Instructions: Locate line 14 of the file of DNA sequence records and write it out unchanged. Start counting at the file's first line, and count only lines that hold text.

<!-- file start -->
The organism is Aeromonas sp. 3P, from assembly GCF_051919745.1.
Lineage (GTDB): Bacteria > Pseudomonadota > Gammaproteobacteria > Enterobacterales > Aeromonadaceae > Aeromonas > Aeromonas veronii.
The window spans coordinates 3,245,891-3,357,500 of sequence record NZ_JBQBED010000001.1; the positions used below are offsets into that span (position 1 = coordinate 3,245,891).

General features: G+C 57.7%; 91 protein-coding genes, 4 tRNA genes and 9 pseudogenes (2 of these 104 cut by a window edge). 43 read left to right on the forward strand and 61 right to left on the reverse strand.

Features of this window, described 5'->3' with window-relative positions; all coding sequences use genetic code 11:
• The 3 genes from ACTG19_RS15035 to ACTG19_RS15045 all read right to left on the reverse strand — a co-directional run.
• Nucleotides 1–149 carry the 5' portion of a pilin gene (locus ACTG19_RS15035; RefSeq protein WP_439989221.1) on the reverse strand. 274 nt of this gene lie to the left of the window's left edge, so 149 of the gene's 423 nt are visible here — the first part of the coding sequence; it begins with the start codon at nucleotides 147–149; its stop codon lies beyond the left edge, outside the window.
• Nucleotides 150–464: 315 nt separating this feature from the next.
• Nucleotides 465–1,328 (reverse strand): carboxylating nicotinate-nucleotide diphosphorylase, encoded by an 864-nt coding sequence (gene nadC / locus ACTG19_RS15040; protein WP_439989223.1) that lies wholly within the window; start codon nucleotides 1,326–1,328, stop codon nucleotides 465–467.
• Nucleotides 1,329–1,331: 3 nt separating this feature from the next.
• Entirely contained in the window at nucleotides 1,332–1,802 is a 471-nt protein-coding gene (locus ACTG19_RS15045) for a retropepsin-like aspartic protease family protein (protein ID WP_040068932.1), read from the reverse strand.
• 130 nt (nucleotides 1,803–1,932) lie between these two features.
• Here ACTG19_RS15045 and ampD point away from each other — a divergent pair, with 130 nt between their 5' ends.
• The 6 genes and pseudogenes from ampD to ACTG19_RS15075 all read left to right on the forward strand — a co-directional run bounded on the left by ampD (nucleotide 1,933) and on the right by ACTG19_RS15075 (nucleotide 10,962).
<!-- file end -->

• The 6 genes and pseudogenes from ampD to ACTG19_RS15075 all read left to right on the forward strand — a co-directional run bounded on the left by ampD (nucleotide 1,933) and on the right by ACTG19_RS15075 (nucleotide 10,962).